Can You Be Legally Divorced After Five Years of Not Living Together?

By Beverly Bird

Divorce is never automatic. You and your spouse can live separately for years, but you can’t legally move on with your lives until you bring the court in on the process by filing a petition or complaint for divorce. However, doing so after a lengthy separation can streamline and simplify that process.

Divorce is never automatic. You and your spouse can live separately for years, but you can’t legally move on with your lives until you bring the court in on the process by filing a petition or complaint for divorce. However, doing so after a lengthy separation can streamline and simplify that process.

Advantages of Informal Separation

If neither you nor your spouse has plans to remarry or an urgent need to move on, remaining informally separated has its perks. If you don't take steps to formalize your separation, one of you can continue to cover the other on a health insurance policy. This is especially advantageous if one of you receives coverage at little or no cost through an employer. You can usually continue to enjoy the tax benefits of filing joint married returns, and you both retain inheritance rights from the other.

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Disadvantages of Informal Separation

If you and your spouse no longer maintain the kind of relationship where you’re in touch with each other and can take advantage of medical insurance and married tax benefits, it usually makes little sense not to terminate the marriage. If you moved to separate homes five years ago, but you never took steps to formalize your separation, you and your spouse are still liable for each other’s debts in most states. Income is marital property in most jurisdictions as well. Therefore, everything you earned or acquired after you separated is up for grabs in a divorce. The longer you wait, the more property and debts you may each accumulate. In most states, you can’t disinherit your spouse by writing him out of your will, so you run the risk of having him inherit much of what you own, unless you legally end your marriage.

Divorce Vs. Legal Separation

You can become legally separated in one of two ways, depending on your state’s laws. You can sign a separation agreement, detailing how you’re going to deal with property, debts, support issues and your children. In some jurisdictions, this prevents your spouse from inheriting from you, and it protects you from having to share any debts he incurs or a financial windfall you might receive. Some states also allow you to file for legal separation and have a court disentangle your lives for you. The process is very similar to divorce. Therefore, it may not make sense to choose this option because a proceeding for legal separation is often as time-consuming, expensive and contentious as a divorce proceeding. Unless you don’t want to end your marriage because of religious reasons or other personal considerations, if you’re going to go through all this trouble, you might want to confer with an attorney to find out if actually divorcing your spouse is the better option.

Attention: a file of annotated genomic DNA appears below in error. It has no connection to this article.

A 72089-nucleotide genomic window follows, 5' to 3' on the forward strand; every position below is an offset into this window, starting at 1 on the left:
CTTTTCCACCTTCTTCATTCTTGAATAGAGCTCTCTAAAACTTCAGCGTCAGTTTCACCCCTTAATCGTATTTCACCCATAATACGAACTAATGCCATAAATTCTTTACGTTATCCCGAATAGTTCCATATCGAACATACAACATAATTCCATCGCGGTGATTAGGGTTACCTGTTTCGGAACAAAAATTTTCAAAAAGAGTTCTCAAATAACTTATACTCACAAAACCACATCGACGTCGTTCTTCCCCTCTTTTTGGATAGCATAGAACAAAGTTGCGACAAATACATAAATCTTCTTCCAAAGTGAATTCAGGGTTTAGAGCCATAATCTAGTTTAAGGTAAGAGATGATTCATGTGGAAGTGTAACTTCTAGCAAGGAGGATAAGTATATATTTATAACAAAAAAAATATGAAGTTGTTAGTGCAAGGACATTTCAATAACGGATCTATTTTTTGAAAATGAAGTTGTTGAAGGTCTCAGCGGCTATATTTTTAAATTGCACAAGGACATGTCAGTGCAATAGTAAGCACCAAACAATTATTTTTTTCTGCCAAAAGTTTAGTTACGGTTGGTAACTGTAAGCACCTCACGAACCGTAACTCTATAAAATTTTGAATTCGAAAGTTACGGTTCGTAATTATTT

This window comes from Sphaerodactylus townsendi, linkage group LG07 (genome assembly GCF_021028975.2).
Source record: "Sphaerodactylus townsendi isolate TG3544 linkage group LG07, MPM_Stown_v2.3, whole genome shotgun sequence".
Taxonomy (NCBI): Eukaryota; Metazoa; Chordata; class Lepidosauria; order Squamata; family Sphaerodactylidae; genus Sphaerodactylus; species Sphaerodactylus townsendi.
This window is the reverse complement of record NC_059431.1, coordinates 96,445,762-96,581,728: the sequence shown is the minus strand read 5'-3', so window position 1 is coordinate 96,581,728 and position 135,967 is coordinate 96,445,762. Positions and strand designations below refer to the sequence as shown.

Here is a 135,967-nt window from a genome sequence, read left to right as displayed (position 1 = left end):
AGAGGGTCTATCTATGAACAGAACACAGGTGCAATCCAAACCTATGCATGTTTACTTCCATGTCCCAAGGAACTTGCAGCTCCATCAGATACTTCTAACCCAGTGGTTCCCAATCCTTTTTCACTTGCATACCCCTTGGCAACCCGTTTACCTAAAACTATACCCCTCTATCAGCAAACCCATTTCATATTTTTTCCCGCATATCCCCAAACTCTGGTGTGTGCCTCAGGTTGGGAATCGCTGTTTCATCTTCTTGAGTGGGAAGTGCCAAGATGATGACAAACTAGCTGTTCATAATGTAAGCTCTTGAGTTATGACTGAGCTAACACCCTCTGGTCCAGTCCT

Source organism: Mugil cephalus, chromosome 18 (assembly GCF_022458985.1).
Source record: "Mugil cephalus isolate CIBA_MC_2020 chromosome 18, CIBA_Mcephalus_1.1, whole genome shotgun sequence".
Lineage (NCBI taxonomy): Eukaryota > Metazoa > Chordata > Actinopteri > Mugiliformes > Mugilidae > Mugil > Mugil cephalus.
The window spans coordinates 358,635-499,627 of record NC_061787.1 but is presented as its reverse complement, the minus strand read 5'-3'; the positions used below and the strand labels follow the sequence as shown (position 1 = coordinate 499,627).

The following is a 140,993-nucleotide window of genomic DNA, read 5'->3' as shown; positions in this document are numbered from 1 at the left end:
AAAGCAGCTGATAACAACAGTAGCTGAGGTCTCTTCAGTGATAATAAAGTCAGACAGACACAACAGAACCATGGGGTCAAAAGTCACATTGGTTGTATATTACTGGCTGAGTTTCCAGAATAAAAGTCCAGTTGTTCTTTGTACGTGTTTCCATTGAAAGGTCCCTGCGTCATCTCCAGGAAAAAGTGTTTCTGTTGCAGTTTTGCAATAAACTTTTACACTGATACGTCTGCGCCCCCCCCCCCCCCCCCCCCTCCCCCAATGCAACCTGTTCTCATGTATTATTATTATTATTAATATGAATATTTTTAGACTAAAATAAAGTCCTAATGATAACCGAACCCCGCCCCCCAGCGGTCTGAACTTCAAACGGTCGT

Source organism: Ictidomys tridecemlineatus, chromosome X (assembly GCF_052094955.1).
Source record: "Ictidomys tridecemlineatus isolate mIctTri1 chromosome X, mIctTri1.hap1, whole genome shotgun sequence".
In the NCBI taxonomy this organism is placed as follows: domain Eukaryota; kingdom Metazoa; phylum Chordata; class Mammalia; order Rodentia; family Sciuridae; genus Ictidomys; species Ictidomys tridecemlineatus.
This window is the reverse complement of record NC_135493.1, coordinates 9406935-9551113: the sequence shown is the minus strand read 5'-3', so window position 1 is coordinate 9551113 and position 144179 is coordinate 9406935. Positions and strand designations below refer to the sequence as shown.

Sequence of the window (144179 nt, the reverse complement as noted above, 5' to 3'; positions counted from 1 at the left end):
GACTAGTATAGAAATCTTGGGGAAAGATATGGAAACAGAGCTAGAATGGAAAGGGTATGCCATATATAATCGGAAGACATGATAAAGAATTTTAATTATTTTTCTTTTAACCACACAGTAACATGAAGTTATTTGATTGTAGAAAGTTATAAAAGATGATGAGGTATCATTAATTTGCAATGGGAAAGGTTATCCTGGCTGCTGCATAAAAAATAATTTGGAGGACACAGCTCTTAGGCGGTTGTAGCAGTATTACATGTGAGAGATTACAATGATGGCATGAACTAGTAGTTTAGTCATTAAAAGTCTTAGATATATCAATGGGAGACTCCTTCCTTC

Filing for Divorce

If you decide to file for divorce to legally end your marriage, it can be a relatively painless process depending on where you live. Some states, such as North Carolina and Delaware, will terminate your marriage without forcing you to first resolve issues of property, support and custody. If you’ve lived separately for five years, you might have informally resolved these things to your satisfaction some time ago. In states that do require you to come to terms regarding property and custody before you can divorce, you can usually create a marital settlement agreement similar to a separation agreement. In many states, no-fault grounds include marital separation. You’ve already met this requirement, so you can usually receive a divorce by simply filing a complaint, asking the court for a divorce and then submitting your agreement.

Divorce is never easy, but we can help. Learn More
What Happens if You Are Separated for 14 Years but Never Got Legally Divorced?

References

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How to Keep Money Separate During a Divorce

When divorce is inevitable, the best time to begin disentangling your lives may be before it occurs. If you get an early jump on separating your finances, the actual divorce process might go more smoothly. This is especially true when both spouses want the divorce; then you both have incentive to come to terms regarding financial issues. No state will allow you to divorce until you have resolved them.

The Interplay Between Bankruptcy & Divorce Law in Virginia

Divorce laws vary from jurisdiction to jurisdiction – each state makes its own. Bankruptcy is governed by federal law, however. These rules are the same in every state, so trying to balance a bankruptcy case simultaneously with a divorce raises many of the same issues, whether you live in Virginia or elsewhere.

What Happens to Chapter 13 During a Divorce?

A Chapter 13 bankruptcy filing isn’t a quick or simple procedure. You’re not eliminating your debts as you would in a Chapter 7 proceeding. Instead, you enter into a court-supervised plan to pay your creditors at least a portion of what you owe them. Chapter 13 repayment plans usually last three to five years. If your marriage is in trouble, that could be a very long time. If you and your spouse have filed jointly for Chapter 13 protection, bankruptcy law can lock you together post-divorce, but you have some options.

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